We’ve been a little shy about sharing menus, first because the summer has been busy, but also because it’s a little like exposing one self in public.  Know what I mean?  Another issue is what works for us may not work for others; it’s unlikely there’s a universal diet that’s optimum for all.  We eat simple two- or three-dish meals based on whole foods, mostly with 30-minute recipes.  We plan five meals a week and also use leftovers; Friday and Saturday we improvise and occasionally eat out.   Some weeks the beautiful wife tries a new recipe.

Day 1:  Macaroni & cheese with broccoli salad.  Yes, mac & cheese for Sunday dinner, but we’re testing recipes on the grandkids.

Day 2:  Split pea soup (from the freezer) and watermelon.  This is so easy, you only have to remember to take the soup out of the freezer in the morning.

Day 3:  Dr. Weil’s Roasted Winter Squash and Apple Soup; the beautiful wife wanted to try this recipe.  You have to try a lot of recipes to find one you’ll keep.

Day 4:  BLT on whole wheat, with cantaloupe.  Another simple summer meal, though it seems more like fall now.  Add some cucumber slices and lots of leafy greens and tomato, so this sandwich is more like a salad.

Day 5:  Baked chicken with rice, and spinach salad.  We’re going to try a recipe suggested by a reader. 

Please comment on your favorite recipe, or interesting ideas or books on cooking you’ve discovered. 

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Reader Comments (12)

Marvelous post and thank you for posting these things! I saw your daughter's post on Dinner, A Love story and LOVED it. Now, to teach those lessons here... that's always the tricky part, right?

September 24, 2011 | Unregistered CommenterMeredith

Love the idea of minimoons and keeping the cook happy!

Something I love to make is a simple roast chicken (season with s & p, tie the legs together and roast at 375 one hour breast side up then another hour breast side down). I roast it and have it for dinner the first night and then use the leftover meat in another meal and then make simple stock out of the bones for soup another night. Yes, it's a bit more work than boneless, skinless chicken breasts, but since I'm saving so much by using the whole chicken, I can afford to buy an organic chicken (sometimes from Costco, sometimes from a local farmstand).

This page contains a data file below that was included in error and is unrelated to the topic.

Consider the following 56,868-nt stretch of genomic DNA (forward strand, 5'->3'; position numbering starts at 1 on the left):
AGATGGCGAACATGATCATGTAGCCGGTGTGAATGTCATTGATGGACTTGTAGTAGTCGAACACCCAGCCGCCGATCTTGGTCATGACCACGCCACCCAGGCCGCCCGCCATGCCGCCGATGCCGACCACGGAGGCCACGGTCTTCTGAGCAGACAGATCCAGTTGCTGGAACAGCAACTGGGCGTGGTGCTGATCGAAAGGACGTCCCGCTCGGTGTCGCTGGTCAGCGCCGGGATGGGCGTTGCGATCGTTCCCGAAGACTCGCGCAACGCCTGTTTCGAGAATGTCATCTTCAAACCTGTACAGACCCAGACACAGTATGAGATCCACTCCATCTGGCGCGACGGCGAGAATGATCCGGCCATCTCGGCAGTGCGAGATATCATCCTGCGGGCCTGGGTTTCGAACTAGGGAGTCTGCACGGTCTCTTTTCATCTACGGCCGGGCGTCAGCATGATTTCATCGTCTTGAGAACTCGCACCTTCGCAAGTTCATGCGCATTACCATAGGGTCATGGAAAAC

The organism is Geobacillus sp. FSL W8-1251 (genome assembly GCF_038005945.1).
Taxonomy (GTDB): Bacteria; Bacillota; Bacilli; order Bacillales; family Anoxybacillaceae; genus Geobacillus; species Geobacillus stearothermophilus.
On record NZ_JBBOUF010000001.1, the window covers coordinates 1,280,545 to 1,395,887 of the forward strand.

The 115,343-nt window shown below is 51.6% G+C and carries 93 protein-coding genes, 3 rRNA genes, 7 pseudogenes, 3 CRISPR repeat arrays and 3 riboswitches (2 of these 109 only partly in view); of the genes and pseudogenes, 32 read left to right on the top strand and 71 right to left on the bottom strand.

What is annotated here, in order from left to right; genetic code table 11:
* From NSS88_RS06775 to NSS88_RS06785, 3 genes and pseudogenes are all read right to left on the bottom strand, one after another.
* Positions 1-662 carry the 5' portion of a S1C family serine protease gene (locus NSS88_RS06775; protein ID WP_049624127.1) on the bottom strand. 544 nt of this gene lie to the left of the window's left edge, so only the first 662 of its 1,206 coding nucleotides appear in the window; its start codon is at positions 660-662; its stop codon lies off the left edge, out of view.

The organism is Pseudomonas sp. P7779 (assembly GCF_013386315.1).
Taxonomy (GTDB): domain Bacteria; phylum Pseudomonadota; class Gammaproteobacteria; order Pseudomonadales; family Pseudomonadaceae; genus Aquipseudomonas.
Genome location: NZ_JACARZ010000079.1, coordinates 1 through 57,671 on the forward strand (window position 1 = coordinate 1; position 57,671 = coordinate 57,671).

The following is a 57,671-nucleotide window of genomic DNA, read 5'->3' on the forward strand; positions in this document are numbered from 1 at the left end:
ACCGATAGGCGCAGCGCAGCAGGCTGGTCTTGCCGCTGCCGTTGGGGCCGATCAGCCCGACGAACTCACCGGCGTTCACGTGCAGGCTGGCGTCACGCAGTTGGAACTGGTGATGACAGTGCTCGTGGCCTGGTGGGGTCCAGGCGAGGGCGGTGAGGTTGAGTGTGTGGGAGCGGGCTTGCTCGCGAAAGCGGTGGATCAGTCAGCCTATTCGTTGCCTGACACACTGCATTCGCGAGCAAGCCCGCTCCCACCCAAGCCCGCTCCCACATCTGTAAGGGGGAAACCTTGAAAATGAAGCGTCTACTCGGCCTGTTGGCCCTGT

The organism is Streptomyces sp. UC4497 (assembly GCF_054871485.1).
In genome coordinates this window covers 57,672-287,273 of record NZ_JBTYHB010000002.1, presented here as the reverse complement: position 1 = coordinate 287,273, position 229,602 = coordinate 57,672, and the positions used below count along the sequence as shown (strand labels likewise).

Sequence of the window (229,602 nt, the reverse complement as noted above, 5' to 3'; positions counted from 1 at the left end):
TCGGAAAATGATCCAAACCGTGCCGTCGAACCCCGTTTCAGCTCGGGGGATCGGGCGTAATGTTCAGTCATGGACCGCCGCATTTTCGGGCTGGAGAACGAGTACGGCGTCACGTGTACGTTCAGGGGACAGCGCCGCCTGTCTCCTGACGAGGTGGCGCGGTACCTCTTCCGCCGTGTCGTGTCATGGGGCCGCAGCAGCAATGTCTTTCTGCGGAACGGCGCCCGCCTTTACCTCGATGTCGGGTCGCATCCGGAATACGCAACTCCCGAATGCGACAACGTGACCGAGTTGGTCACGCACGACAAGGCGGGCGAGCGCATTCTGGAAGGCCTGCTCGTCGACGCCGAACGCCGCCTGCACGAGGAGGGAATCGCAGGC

Another dish we love that is simple (I think it has a real name, not sure what it is) is made by taking a couple of apples, chopped coarsely and throwing them in the food processor with a handful of walnuts and raisins and some cinnamon and pulsing a few times until finely chopped. It makes a delicious accompaniment to whole wheat toast for breakfast or a healthy dessert.

I've also been making whole wheat sourdough products thanks to a generous friend who shared her starter with me. From what I've read, sourdough has many health benefits that regular whole wheat doesn't. It took me a long time to dare to try it (it sounded too hard) but it's actually quite simple and I've found it to be a lot more digestible. Gnowfglins has a good e-course on the subject.

September 24, 2011 | Unregistered CommenterLindsey